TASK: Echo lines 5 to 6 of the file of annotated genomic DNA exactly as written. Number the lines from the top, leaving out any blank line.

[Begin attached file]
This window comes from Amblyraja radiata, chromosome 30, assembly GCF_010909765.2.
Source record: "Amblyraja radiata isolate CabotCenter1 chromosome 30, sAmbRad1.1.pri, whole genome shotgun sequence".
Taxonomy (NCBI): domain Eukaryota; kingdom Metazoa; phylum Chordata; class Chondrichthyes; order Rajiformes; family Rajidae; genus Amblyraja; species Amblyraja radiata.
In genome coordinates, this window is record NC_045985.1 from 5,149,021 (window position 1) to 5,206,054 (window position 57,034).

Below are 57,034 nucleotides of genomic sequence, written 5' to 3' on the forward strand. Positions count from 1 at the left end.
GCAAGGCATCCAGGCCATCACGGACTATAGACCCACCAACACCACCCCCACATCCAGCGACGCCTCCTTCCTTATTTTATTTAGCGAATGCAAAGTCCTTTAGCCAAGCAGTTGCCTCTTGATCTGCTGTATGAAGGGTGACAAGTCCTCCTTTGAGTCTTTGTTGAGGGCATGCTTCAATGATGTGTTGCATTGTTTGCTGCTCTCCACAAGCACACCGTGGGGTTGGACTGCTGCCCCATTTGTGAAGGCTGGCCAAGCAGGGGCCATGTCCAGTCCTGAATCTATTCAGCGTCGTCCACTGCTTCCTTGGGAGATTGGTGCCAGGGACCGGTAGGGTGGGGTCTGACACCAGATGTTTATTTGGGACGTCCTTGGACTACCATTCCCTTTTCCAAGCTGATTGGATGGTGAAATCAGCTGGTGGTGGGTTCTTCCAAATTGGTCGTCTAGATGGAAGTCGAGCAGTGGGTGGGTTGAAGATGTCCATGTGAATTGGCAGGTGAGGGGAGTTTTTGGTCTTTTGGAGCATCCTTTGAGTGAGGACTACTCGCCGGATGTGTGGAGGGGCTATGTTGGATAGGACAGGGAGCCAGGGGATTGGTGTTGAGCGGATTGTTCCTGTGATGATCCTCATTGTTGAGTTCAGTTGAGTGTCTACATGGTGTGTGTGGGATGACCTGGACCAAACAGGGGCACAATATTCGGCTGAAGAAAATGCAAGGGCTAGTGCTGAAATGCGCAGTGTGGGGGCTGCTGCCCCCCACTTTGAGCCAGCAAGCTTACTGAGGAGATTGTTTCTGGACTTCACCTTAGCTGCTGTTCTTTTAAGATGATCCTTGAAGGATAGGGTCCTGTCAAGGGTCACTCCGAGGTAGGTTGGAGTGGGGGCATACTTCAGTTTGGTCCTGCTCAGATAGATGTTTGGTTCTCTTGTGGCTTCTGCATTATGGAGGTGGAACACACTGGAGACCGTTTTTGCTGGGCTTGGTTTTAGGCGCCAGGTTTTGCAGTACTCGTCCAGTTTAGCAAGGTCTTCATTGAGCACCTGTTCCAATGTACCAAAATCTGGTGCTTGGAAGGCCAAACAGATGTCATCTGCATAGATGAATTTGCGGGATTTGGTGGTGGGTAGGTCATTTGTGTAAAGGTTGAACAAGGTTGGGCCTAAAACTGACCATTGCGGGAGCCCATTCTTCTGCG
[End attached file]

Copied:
Below are 57,034 nucleotides of genomic sequence, written 5' to 3' on the forward strand. Positions count from 1 at the left end.
GCAAGGCATCCAGGCCATCACGGACTATAGACCCACCAACACCACCCCCACATCCAGCGACGCCTCCTTCCTTATTTTATTTAGCGAATGCAAAGTCCTTTAGCCAAGCAGTTGCCTCTTGATCTGCTGTATGAAGGGTGACAAGTCCTCCTTTGAGTCTTTGTTGAGGGCATGCTTCAATGATGTGTTGCATTGTTTGCTGCTCTCCACAAGCACACCGTGGGGTTGGACTGCTGCCCCATTTGTGAAGGCTGGCCAAGCAGGGGCCATGTCCAGTCCTGAATCTATTCAGCGTCGTCCACTGCTTCCTTGGGAGATTGGTGCCAGGGACCGGTAGGGTGGGGTCTGACACCAGATGTTTATTTGGGACGTCCTTGGACTACCATTCCCTTTTCCAAGCTGATTGGATGGTGAAATCAGCTGGTGGTGGGTTCTTCCAAATTGGTCGTCTAGATGGAAGTCGAGCAGTGGGTGGGTTGAAGATGTCCATGTGAATTGGCAGGTGAGGGGAGTTTTTGGTCTTTTGGAGCATCCTTTGAGTGAGGACTACTCGCCGGATGTGTGGAGGGGCTATGTTGGATAGGACAGGGAGCCAGGGGATTGGTGTTGAGCGGATTGTTCCTGTGATGATCCTCATTGTTGAGTTCAGTTGAGTGTCTACATGGTGTGTGTGGGATGACCTGGACCAAACAGGGGCACAATATTCGGCTGAAGAAAATGCAAGGGCTAGTGCTGAAATGCGCAGTGTGGGGGCTGCTGCCCCCCACTTTGAGCCAGCAAGCTTACTGAGGAGATTGTTTCTGGACTTCACCTTAGCTGCTGTTCTTTTAAGATGATCCTTGAAGGATAGGGTCCTGTCAAGGGTCACTCCGAGGTAGGTTGGAGTGGGGGCATACTTCAGTTTGGTCCTGCTCAGATAGATGTTTGGTTCTCTTGTGGCTTCTGCATTATGGAGGTGGAACACACTGGAGACCGTTTTTGCTGGGCTTGGTTTTAGGCGCCAGGTTTTGCAGTACTCGTCCAGTTTAGCAAGGTCTTCATTGAGCACCTGTTCCAATGTACCAAAATCTGGTGCTTGGAAGGCCAAACAGATGTCATCTGCATAGATGAATTTGCGGGATTTGGTGGTGGGTAGGTCATTTGTGTAAAGGTTGAACAAGGTTGGGCCTAAAACTGACCATTGCGGGAGCCCATTCTTCTGCG